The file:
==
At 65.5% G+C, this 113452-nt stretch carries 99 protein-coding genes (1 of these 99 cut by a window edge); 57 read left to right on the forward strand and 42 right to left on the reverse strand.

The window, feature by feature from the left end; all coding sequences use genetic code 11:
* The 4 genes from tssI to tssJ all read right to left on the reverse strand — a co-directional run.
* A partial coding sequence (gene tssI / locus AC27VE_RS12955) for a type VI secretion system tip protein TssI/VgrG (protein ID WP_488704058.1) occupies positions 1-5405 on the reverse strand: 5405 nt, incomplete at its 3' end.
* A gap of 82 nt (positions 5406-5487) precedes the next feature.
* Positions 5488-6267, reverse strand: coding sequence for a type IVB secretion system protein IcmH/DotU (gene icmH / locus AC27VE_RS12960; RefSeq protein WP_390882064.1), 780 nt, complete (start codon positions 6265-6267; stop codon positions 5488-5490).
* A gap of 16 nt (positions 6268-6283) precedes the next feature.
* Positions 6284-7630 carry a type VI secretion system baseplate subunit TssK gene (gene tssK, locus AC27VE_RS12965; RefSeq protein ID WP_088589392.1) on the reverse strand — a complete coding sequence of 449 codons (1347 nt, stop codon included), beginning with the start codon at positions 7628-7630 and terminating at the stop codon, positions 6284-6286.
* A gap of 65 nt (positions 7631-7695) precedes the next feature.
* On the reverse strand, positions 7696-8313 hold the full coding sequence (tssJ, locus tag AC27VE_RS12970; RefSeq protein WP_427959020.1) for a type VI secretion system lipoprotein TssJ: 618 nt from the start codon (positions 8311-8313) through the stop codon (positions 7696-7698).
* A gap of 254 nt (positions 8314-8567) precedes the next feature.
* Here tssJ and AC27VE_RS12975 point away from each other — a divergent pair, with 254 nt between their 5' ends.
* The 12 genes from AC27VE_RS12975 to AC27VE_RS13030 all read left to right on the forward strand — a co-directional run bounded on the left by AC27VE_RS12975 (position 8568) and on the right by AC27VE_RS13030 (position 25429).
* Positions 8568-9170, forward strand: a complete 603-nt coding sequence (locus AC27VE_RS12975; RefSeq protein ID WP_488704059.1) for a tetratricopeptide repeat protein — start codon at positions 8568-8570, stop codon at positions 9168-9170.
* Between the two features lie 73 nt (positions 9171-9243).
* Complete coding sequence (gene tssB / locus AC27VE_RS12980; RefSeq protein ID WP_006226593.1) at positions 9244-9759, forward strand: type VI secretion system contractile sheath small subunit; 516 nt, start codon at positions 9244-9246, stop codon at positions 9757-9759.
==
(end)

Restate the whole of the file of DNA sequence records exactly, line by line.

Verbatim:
At 65.5% G+C, this 113452-nt stretch carries 99 protein-coding genes (1 of these 99 cut by a window edge); 57 read left to right on the forward strand and 42 right to left on the reverse strand.

The window, feature by feature from the left end; all coding sequences use genetic code 11:
* The 4 genes from tssI to tssJ all read right to left on the reverse strand — a co-directional run.
* A partial coding sequence (gene tssI / locus AC27VE_RS12955) for a type VI secretion system tip protein TssI/VgrG (protein ID WP_488704058.1) occupies positions 1-5405 on the reverse strand: 5405 nt, incomplete at its 3' end.
* A gap of 82 nt (positions 5406-5487) precedes the next feature.
* Positions 5488-6267, reverse strand: coding sequence for a type IVB secretion system protein IcmH/DotU (gene icmH / locus AC27VE_RS12960; RefSeq protein WP_390882064.1), 780 nt, complete (start codon positions 6265-6267; stop codon positions 5488-5490).
* A gap of 16 nt (positions 6268-6283) precedes the next feature.
* Positions 6284-7630 carry a type VI secretion system baseplate subunit TssK gene (gene tssK, locus AC27VE_RS12965; RefSeq protein ID WP_088589392.1) on the reverse strand — a complete coding sequence of 449 codons (1347 nt, stop codon included), beginning with the start codon at positions 7628-7630 and terminating at the stop codon, positions 6284-6286.
* A gap of 65 nt (positions 7631-7695) precedes the next feature.
* On the reverse strand, positions 7696-8313 hold the full coding sequence (tssJ, locus tag AC27VE_RS12970; RefSeq protein WP_427959020.1) for a type VI secretion system lipoprotein TssJ: 618 nt from the start codon (positions 8311-8313) through the stop codon (positions 7696-7698).
* A gap of 254 nt (positions 8314-8567) precedes the next feature.
* Here tssJ and AC27VE_RS12975 point away from each other — a divergent pair, with 254 nt between their 5' ends.
* The 12 genes from AC27VE_RS12975 to AC27VE_RS13030 all read left to right on the forward strand — a co-directional run bounded on the left by AC27VE_RS12975 (position 8568) and on the right by AC27VE_RS13030 (position 25429).
* Positions 8568-9170, forward strand: a complete 603-nt coding sequence (locus AC27VE_RS12975; RefSeq protein ID WP_488704059.1) for a tetratricopeptide repeat protein — start codon at positions 8568-8570, stop codon at positions 9168-9170.
* Between the two features lie 73 nt (positions 9171-9243).
* Complete coding sequence (gene tssB / locus AC27VE_RS12980; RefSeq protein ID WP_006226593.1) at positions 9244-9759, forward strand: type VI secretion system contractile sheath small subunit; 516 nt, start codon at positions 9244-9246, stop codon at positions 9757-9759.